On Jan. 28, 1971, six weeks after he was hit in the face by a puck (which subsequently cost him an eye), George Guilbault of the New Haven Blades of the Eastern Hockey League was presented with a $16,000 check at the New Haven Arena. The arena was filled to capacity with over 4,000 fans, many of whom had helped raise Guilbault's gift. The fans had come partly to see Guilbault accept the fruits of their labor and partly to see if his career-ending injury would affect his teammates, who would battle the Long Island Ducks that night. At the time the Blades were in first place in the Northern Division of the EHL. They held that position, a fan said, because of their style of play, which he described as "legalized assault and battery." He added that George Guilbault was lucky. He only lost an eye, for which he got $16,000 and a ticket out of the Eastern Hockey League.
The Blades and the arena are well suited to one another. Both are forbidding. The ceiling of the arena is a maze of metal supports and wires and cobwebs that cast eerie shadows over the spectators below. Its walls and floor are concrete, which intensifies the slightest sound, turning a slapped puck into a rifle shot and a player checked against the boards into an explosion. The playing ice is bordered by numerous wooden partitions. Their purpose was once to keep players from flying into the stands, but they have been so battered over the years that, with every impact, fans in the first three rows cringe. The partitions, once painted white, are now stained with the marks of pucks and the dried blood of the injured.
Surrounding much of the ice is a high metal fence. It is there both to keep flying pucks from hitting the fans and to keep flying fans from hitting the players—a common occurrence in the EHL. When the fans feel the action is lagging a bit and want to express their disapproval, they grasp the fence with both hands and shake it. This causes a rattling sound to vibrate around the ice. The impression it creates is that one is in a zoo witnessing the torment of caged animals, only it is not quite clear on which side of the ice the animals reside. The fans say that all the animals are on the ice—and the most savage on this night in early 1971 is a 5'11", 210-pound Scotch-Lebanese defenseman named Kevin Morrison.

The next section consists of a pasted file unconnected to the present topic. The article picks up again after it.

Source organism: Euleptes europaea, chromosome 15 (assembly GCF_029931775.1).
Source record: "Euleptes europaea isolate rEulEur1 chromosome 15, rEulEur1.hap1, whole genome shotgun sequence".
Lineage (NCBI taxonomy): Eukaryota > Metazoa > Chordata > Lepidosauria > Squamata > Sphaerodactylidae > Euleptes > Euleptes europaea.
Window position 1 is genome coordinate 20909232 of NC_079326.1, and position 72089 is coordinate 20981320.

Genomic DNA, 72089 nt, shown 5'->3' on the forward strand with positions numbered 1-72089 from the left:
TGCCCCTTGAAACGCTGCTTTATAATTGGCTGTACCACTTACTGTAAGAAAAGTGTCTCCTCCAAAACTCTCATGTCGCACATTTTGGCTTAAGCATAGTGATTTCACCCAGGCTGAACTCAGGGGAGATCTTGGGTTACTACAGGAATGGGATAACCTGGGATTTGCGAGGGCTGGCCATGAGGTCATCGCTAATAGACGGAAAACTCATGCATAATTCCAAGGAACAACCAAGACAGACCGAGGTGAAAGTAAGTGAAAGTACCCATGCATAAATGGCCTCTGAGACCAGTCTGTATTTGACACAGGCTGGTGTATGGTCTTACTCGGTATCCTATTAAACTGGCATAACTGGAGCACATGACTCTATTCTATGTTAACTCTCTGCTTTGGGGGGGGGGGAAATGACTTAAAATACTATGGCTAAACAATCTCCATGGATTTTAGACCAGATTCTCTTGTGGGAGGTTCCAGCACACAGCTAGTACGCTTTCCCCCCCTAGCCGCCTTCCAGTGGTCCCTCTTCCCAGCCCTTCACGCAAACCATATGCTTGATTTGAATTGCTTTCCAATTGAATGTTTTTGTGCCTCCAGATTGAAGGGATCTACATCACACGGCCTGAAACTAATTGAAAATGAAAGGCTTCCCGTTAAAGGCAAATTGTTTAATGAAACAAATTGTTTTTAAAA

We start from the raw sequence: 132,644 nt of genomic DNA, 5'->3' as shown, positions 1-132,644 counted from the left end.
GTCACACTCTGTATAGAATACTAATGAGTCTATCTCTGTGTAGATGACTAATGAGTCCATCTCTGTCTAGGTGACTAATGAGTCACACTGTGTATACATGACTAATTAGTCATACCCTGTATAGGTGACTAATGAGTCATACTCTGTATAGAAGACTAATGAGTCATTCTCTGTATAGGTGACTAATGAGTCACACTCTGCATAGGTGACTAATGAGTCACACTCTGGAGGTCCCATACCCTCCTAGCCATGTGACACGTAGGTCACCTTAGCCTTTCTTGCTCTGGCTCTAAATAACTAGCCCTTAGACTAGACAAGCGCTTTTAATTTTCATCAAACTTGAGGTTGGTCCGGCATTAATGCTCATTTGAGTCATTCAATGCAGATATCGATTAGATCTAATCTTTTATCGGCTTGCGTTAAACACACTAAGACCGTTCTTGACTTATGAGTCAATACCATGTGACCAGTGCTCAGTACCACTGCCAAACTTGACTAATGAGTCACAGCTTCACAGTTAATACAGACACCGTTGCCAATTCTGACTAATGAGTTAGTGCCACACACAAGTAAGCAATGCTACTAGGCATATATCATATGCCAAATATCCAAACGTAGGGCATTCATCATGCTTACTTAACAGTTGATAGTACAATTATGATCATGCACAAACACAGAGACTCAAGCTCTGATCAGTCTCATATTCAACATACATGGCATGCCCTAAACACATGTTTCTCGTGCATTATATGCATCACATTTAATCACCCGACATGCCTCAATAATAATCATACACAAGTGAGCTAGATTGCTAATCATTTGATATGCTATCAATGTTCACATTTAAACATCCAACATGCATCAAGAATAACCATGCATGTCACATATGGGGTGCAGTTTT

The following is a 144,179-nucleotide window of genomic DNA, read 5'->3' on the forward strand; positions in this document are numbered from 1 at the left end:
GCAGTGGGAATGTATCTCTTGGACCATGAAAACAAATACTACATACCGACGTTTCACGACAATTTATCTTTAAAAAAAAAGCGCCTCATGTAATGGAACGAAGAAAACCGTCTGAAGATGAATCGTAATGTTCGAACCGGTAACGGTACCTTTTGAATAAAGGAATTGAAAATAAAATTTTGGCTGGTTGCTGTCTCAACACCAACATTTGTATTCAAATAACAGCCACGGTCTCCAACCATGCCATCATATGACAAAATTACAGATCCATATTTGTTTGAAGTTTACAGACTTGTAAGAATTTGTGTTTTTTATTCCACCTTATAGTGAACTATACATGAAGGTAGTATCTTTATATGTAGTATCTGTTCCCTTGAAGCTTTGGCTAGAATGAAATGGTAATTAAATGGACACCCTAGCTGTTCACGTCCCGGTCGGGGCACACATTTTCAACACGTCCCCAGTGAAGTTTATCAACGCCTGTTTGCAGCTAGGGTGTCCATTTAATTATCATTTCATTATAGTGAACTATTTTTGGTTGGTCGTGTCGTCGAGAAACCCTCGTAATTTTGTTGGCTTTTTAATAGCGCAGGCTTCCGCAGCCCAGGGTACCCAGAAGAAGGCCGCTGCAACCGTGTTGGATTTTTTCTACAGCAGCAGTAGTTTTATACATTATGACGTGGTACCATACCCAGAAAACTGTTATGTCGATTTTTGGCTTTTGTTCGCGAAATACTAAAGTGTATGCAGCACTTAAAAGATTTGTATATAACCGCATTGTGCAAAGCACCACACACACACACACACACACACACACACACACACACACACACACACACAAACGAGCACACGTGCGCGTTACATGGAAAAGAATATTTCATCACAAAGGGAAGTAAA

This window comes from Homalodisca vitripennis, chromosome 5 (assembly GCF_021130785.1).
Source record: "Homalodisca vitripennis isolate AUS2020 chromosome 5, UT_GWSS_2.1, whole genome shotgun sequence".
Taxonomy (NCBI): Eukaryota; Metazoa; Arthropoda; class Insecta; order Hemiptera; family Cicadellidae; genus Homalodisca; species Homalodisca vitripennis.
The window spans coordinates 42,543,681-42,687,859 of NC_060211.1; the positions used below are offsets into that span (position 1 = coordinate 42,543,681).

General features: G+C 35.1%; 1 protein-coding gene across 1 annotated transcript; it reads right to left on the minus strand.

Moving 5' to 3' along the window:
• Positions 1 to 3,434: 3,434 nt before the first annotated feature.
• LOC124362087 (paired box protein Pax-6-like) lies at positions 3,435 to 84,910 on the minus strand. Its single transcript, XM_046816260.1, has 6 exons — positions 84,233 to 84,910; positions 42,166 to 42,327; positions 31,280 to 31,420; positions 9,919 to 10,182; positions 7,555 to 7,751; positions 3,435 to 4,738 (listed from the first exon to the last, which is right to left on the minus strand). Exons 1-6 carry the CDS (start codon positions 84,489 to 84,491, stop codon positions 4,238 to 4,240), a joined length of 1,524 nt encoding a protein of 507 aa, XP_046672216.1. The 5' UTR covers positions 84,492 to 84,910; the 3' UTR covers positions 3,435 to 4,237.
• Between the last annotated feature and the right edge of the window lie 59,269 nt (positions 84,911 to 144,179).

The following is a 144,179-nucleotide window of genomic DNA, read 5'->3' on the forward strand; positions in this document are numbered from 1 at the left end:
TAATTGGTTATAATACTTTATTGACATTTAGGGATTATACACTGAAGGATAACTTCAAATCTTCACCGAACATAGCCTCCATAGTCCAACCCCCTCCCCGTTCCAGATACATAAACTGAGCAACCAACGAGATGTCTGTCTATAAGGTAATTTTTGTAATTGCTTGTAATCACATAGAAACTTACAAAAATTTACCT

It is not hard to spot Morrison on this particular night. Before the game is a minute old he crashes a Long Island player into the boards with such force that they splinter. The fans rattle the fence to show their approval, even though the play was meaningless; the Long Island man was not within 20 feet of the puck. In EHL games, it seems, a hockey puck is an extraneous item, something like an appendix. Although the players are burdened with it, they appear to have no use for it. The real purpose of the game is to see how often and how viciously a Blade can bash an opposing skater into the boards—or through them.
Morrison, a curly-haired young man of 22, admits he has to work harder to make contact than do his teammates. He is slower, he says. But he makes up for this lack of speed with a tireless devotion that sees him skating from opposing player to opposing player, smashing them into the boards regardless of whether or not they have the puck. Morrison is so feared that if a man is carrying the puck toward the New Haven goal and he senses Morrison bearing down on him from behind, he will leave the puck and skate elsewhere. In the 1970 EHL playoffs Morrison accumulated 44 penalty minutes and one match penalty, but not before he knocked the Johnstown goalie unconscious. The goalie thought he was protected because he was inside his net. In a game prior to the playoffs Morrison simultaneously broke the nose of one player and separated the shoulder of another.